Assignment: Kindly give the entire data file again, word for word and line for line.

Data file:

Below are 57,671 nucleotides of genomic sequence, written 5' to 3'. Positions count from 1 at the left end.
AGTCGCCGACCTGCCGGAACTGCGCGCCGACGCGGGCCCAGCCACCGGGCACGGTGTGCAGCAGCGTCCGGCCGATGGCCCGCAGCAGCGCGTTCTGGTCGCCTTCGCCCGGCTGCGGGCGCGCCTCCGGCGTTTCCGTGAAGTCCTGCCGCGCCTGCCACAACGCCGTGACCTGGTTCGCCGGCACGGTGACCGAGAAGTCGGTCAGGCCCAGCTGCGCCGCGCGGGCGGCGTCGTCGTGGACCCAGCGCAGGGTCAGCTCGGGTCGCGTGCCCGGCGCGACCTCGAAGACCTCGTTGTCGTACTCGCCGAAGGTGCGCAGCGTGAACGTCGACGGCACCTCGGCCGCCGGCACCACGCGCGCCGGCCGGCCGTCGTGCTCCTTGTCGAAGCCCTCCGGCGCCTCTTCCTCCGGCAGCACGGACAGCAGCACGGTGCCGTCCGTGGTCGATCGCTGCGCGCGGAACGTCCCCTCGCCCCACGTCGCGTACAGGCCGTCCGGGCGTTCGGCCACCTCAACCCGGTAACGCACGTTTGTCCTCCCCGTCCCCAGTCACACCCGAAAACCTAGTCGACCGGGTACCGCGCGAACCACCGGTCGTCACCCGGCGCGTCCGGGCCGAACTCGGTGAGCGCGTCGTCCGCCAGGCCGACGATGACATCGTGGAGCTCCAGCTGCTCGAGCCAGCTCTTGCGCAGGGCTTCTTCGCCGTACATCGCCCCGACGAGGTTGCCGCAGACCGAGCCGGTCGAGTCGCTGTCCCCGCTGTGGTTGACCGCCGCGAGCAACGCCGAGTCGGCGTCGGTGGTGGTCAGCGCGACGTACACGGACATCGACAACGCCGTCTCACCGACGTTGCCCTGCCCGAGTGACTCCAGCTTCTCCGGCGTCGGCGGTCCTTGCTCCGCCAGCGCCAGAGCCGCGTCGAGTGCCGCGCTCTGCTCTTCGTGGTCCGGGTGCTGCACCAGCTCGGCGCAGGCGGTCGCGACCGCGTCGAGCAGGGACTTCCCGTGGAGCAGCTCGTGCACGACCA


Below are 57,671 nucleotides of genomic sequence, written 5' to 3'. Positions count from 1 at the left end.
AGTCGCCGACCTGCCGGAACTGCGCGCCGACGCGGGCCCAGCCACCGGGCACGGTGTGCAGCAGCGTCCGGCCGATGGCCCGCAGCAGCGCGTTCTGGTCGCCTTCGCCCGGCTGCGGGCGCGCCTCCGGCGTTTCCGTGAAGTCCTGCCGCGCCTGCCACAACGCCGTGACCTGGTTCGCCGGCACGGTGACCGAGAAGTCGGTCAGGCCCAGCTGCGCCGCGCGGGCGGCGTCGTCGTGGACCCAGCGCAGGGTCAGCTCGGGTCGCGTGCCCGGCGCGACCTCGAAGACCTCGTTGTCGTACTCGCCGAAGGTGCGCAGCGTGAACGTCGACGGCACCTCGGCCGCCGGCACCACGCGCGCCGGCCGGCCGTCGTGCTCCTTGTCGAAGCCCTCCGGCGCCTCTTCCTCCGGCAGCACGGACAGCAGCACGGTGCCGTCCGTGGTCGATCGCTGCGCGCGGAACGTCCCCTCGCCCCACGTCGCGTACAGGCCGTCCGGGCGTTCGGCCACCTCAACCCGGTAACGCACGTTTGTCCTCCCCGTCCCCAGTCACACCCGAAAACCTAGTCGACCGGGTACCGCGCGAACCACCGGTCGTCACCCGGCGCGTCCGGGCCGAACTCGGTGAGCGCGTCGTCCGCCAGGCCGACGATGACATCGTGGAGCTCCAGCTGCTCGAGCCAGCTCTTGCGCAGGGCTTCTTCGCCGTACATCGCCCCGACGAGGTTGCCGCAGACCGAGCCGGTCGAGTCGCTGTCCCCGCTGTGGTTGACCGCCGCGAGCAACGCCGAGTCGGCGTCGGTGGTGGTCAGCGCGACGTACACGGACATCGACAACGCCGTCTCACCGACGTTGCCCTGCCCGAGTGACTCCAGCTTCTCCGGCGTCGGCGGTCCTTGCTCCGCCAGCGCCAGAGCCGCGTCGAGTGCCGCGCTCTGCTCTTCGTGGTCCGGGTGCTGCACCAGCTCGGCGCAGGCGGTCGCGACCGCGTCGAGCAGGGACTTCCCGTGGAGCAGCTCGTGCACGACCA